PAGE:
Cite as: 514 U. S. 549 (1995)
Kennedy, J., concurring
the abandoned abstract distinction between direct and indirect effects on interstate commerce. See Carter v. Carter Coal Co., 298 U. S. 238, 309 (1936) (Act regulating price of coal and wages and hours for miners held to have only "secondary and indirect" effect on interstate commerce); Railroad Retirement Bd. v. Alton R. Co., 295 U. S. 330, 368 (1935) (compulsory retirement and pension plan for railroad carrier employees too "remote from any regulation of commerce as such"); A. L. A. Schechter Poultry Corp. v. United States, 295 U. S. 495, 548 (1935) (wage and hour law provision of National Industrial Recovery Act had "no direct relation to interstate commerce").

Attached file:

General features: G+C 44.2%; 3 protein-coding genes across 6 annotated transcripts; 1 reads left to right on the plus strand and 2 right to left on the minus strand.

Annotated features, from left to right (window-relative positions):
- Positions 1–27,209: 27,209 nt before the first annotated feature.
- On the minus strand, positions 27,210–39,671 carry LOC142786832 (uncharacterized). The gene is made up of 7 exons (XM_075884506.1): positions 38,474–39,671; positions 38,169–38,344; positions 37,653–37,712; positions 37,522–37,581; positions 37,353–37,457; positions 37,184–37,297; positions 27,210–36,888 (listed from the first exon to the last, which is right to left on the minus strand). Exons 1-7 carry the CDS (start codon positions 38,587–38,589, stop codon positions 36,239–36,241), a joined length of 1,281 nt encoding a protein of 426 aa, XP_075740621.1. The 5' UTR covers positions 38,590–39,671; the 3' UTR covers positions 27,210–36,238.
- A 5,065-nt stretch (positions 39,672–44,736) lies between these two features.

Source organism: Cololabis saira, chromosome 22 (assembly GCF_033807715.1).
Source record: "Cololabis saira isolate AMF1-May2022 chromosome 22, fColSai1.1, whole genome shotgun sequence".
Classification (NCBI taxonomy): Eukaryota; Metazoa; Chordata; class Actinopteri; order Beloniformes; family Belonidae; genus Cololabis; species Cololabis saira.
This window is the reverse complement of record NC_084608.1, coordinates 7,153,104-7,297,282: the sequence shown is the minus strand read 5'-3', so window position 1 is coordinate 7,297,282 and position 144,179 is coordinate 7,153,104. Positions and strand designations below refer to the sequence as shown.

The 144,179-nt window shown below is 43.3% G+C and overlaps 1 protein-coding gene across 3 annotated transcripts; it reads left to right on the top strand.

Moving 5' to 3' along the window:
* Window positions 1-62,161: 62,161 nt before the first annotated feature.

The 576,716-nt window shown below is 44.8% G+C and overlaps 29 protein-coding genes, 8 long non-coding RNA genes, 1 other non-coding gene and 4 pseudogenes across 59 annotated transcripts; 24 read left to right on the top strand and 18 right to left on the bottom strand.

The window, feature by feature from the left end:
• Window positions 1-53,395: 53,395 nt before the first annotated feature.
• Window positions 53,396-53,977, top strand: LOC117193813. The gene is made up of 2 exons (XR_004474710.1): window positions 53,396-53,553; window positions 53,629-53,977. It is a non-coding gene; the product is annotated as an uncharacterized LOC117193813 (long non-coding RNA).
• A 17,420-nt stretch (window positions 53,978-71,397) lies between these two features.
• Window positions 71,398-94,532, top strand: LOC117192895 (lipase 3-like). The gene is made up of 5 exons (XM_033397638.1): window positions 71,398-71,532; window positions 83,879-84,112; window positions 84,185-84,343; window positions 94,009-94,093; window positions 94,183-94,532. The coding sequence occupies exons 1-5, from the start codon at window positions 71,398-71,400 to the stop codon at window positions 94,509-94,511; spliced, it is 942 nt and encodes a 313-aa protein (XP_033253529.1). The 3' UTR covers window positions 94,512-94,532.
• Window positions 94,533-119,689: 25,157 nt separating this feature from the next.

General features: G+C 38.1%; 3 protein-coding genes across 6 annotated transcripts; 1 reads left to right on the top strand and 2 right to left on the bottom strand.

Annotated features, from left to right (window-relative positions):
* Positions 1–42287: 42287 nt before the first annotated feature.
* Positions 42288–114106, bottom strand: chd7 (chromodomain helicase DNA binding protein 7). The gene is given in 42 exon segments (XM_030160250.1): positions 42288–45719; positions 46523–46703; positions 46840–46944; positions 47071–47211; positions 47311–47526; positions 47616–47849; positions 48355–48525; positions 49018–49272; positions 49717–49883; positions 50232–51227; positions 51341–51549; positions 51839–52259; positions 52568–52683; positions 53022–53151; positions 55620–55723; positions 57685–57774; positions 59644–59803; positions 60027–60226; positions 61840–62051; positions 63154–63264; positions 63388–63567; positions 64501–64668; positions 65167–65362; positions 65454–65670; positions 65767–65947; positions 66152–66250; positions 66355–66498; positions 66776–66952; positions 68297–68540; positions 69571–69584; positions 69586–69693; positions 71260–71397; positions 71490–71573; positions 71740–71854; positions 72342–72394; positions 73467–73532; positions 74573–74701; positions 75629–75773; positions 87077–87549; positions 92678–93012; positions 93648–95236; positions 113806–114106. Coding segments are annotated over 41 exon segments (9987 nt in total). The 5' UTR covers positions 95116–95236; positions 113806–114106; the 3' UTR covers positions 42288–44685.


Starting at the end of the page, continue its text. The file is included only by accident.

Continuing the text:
The case that seems to mark the Court's definitive commitment to the practical conception of the commerce power is NLRB v. Jones & Laughlin Steel Corp., 301 U. S. 1 (1937), where the Court sustained labor laws that applied to manufacturing facilities, making no real attempt to distinguish Carter, supra, and Schechter, supra. 301 U. S., at 40-41. The deference given to Congress has since been confirmed. United States v. Darby, 312 U. S. 100, 116-117 (1941), overruled Hammer v. Dagenhart, supra. And in Wickard v. Filburn, 317 U. S. 111 (1942), the Court disapproved E. C. Knight and the entire line of direct-indirect and manufacture-production cases, explaining that "broader interpretations of the Commerce Clause [were] destined to supersede the earlier ones," 317 U. S., at 122, and "[w]hatever terminology is used, the criterion is necessarily one of degree and must be so defined. This does not satisfy those who seek mathematical or rigid formulas. But such formulas are not provided by the great concepts of the Constitution," id., at 123, n. 24. Later examples of the exercise of federal power where commercial transactions were the subject of regulation include Heart of Atlanta Motel, Inc. v. United States, 379 U. S. 241 (1964), Katzenbach v. McClung, 379 U. S. 294 (1964), and Perez v. United States, 402 U. S. 146 (1971). These and like authorities are within the fair ambit
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